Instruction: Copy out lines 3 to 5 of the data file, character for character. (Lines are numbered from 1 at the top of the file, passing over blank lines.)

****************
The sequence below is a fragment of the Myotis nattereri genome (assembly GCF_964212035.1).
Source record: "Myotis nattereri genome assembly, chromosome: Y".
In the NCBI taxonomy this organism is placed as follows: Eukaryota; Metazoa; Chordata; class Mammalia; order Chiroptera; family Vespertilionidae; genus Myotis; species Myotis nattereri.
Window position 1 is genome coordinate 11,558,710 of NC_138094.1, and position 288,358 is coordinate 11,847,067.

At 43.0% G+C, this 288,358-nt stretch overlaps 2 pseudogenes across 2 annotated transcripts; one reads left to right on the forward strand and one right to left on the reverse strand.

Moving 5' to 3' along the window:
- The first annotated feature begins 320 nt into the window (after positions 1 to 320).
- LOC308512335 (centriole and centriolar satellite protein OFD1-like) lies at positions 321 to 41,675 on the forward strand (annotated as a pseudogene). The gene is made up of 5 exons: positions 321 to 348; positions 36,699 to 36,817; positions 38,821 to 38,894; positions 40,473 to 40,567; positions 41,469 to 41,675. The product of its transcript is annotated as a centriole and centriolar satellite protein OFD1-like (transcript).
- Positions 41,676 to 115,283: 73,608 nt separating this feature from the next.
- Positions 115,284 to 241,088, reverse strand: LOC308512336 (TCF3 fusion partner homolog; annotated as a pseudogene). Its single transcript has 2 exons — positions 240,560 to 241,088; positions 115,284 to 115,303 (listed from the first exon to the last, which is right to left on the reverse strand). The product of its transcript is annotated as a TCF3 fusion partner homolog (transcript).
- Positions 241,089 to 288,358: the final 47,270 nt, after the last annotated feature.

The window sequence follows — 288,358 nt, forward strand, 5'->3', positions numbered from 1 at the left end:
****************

In the NCBI taxonomy this organism is placed as follows: Eukaryota; Metazoa; Chordata; class Mammalia; order Chiroptera; family Vespertilionidae; genus Myotis; species Myotis nattereri.
Window position 1 is genome coordinate 11,558,710 of NC_138094.1, and position 288,358 is coordinate 11,847,067.

At 43.0% G+C, this 288,358-nt stretch overlaps 2 pseudogenes across 2 annotated transcripts; one reads left to right on the forward strand and one right to left on the reverse strand.